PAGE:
Displaying all posts with the mobile tag.

CITY OF TREES Film Tells the Story of Greening Efforts in DC

Washington Parks & People Executive Director Steve Coleman speaks with residents of Ward 8 in Oxon Run Park, Washington, DC in a scene from CITY OF TREES.

Washington Parks & People Executive Director Steve Coleman speaks with residents of Ward 8 in DC’s Run Park in a scene from CITY OF TREES.

Editor’s Note: We believe storytelling is a powerful tool for sharing the importance of maintaining, protecting and growing our urban forests. At OpenTreeMap, we’ve seen firsthand how storytelling can be used to recruit volunteers, garner support and secure funding. In addition to helping you manage your trees and green infrastructure, maps can help you tell your organization’s story. This month we wanted to share with you how one new documentary film is also working to share the story of urban trees and the people that plant and care for them. The following post is written by Lance Kramer of Meridian Hill Pictures.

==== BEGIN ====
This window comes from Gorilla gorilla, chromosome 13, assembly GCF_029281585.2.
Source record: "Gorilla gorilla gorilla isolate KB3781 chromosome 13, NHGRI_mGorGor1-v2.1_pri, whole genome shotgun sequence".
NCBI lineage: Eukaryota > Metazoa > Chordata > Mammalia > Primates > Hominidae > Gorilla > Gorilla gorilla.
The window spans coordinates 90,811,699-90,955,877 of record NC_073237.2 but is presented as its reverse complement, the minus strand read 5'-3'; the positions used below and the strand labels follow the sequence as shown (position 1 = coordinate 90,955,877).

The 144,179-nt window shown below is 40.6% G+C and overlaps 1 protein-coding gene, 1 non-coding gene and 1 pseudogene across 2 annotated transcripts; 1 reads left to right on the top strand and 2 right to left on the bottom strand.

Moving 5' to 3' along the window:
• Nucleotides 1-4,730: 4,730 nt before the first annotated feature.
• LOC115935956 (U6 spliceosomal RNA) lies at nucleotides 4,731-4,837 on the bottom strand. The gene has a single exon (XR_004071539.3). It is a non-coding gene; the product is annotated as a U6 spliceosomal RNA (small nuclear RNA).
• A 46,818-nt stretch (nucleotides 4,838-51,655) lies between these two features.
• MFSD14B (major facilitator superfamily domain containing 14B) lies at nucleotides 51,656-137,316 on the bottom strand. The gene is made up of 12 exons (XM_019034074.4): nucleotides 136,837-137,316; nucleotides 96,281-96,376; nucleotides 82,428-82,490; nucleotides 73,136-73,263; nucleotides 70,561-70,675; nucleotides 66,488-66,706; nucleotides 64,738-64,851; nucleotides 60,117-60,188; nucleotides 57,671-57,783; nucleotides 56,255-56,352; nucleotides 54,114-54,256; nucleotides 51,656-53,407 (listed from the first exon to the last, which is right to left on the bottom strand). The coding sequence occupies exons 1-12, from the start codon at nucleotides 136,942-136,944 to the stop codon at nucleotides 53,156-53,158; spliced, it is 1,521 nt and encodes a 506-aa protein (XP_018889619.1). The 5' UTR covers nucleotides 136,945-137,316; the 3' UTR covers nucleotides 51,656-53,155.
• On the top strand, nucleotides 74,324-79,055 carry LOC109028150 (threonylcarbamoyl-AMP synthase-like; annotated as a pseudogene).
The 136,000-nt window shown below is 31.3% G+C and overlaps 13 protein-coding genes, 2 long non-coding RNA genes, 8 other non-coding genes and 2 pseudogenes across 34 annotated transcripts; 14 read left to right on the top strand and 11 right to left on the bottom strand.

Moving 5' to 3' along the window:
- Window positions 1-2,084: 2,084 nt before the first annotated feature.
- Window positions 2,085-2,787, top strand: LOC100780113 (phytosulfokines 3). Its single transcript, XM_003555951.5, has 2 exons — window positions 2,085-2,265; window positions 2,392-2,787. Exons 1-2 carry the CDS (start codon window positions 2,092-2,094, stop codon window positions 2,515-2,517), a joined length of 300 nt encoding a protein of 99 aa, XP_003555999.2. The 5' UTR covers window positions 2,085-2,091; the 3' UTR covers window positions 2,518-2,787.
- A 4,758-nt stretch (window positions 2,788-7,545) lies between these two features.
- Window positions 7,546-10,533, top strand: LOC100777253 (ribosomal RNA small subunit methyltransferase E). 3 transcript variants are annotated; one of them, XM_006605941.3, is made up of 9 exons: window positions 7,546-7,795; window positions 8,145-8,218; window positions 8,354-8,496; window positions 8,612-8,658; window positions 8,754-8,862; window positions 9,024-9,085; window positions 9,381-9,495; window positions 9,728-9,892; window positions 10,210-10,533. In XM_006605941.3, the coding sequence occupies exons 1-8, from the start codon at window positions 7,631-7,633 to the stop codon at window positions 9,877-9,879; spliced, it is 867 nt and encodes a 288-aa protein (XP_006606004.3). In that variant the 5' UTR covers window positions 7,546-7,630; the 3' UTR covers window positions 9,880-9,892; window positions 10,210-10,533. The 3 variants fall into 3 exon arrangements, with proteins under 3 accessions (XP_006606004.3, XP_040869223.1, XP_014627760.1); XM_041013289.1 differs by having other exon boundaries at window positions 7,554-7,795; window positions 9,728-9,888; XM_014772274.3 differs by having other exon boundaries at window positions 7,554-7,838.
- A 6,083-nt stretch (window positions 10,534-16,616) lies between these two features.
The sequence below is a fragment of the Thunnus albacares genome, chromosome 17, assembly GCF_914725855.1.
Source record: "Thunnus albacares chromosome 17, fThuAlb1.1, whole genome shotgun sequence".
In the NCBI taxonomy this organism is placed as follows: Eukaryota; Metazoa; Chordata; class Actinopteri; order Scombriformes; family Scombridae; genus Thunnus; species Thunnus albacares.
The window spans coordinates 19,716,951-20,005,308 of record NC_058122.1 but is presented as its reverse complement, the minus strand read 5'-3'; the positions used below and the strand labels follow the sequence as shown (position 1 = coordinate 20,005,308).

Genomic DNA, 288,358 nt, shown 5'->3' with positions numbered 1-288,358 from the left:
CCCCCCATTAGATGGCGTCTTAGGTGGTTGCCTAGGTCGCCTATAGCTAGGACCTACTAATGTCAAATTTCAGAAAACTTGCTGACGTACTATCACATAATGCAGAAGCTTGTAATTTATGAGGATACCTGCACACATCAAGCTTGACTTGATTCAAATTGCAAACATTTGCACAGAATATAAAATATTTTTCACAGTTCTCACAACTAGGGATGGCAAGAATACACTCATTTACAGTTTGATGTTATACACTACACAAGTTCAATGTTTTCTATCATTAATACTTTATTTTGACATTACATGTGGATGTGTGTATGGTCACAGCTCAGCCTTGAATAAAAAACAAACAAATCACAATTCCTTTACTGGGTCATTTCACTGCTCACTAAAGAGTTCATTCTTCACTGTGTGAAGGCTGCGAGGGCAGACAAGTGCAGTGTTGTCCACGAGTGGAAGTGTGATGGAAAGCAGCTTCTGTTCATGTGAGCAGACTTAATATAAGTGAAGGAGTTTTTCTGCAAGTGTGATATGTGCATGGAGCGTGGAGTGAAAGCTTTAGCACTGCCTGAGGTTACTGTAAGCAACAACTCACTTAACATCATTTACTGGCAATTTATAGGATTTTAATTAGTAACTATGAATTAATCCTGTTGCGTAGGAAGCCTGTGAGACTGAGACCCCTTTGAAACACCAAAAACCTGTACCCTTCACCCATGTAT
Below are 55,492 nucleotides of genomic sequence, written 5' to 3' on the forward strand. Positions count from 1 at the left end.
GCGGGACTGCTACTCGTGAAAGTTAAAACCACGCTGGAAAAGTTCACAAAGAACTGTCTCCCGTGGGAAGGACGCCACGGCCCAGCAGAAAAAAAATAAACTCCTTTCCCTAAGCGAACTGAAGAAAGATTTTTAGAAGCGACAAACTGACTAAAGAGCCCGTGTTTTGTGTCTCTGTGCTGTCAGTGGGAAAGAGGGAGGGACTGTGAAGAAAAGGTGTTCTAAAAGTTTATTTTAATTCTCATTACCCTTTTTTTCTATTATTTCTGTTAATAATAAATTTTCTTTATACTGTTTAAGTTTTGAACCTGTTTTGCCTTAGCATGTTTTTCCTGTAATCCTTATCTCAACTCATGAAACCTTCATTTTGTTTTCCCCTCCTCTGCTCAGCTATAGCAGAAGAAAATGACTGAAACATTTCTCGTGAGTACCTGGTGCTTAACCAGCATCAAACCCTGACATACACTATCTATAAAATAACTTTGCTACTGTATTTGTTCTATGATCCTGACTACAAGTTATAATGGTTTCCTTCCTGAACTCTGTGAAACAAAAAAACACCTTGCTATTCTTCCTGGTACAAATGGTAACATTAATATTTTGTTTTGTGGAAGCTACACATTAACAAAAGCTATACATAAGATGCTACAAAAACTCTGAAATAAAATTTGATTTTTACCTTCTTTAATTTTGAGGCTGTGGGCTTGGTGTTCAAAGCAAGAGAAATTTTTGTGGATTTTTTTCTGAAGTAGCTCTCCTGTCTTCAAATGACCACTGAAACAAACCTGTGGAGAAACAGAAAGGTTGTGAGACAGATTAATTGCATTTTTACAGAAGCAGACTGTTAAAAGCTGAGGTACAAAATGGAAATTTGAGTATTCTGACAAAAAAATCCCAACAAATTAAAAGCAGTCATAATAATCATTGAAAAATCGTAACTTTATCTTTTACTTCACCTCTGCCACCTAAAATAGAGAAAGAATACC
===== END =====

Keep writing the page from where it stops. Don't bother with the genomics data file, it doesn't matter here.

As documentary storytellers, we use film to share underrepresented perspectives, build empathy for people different from ourselves, and facilitate conversations about the complexities of the human experience. Our latest film CITY OF TREES is a story that challenges audiences to think deeply about the triumphs and struggles in making a long-term social impact within an environmental nonprofit.

CITY OF TREES follows the stories of trainees and staff in a stimulus-funded green job-training program, Washington Parks & People’s DC Green Corps, designed to put unemployed people back to work by planting and caring for trees in underserved communities in Washington, DC. The film follows its central participants navigating difficult issues: attempting to make change within a low-income urban community; fighting institutional poverty with short-term, non-renewable grant resources; creating environmental justice where it has been absent for decades.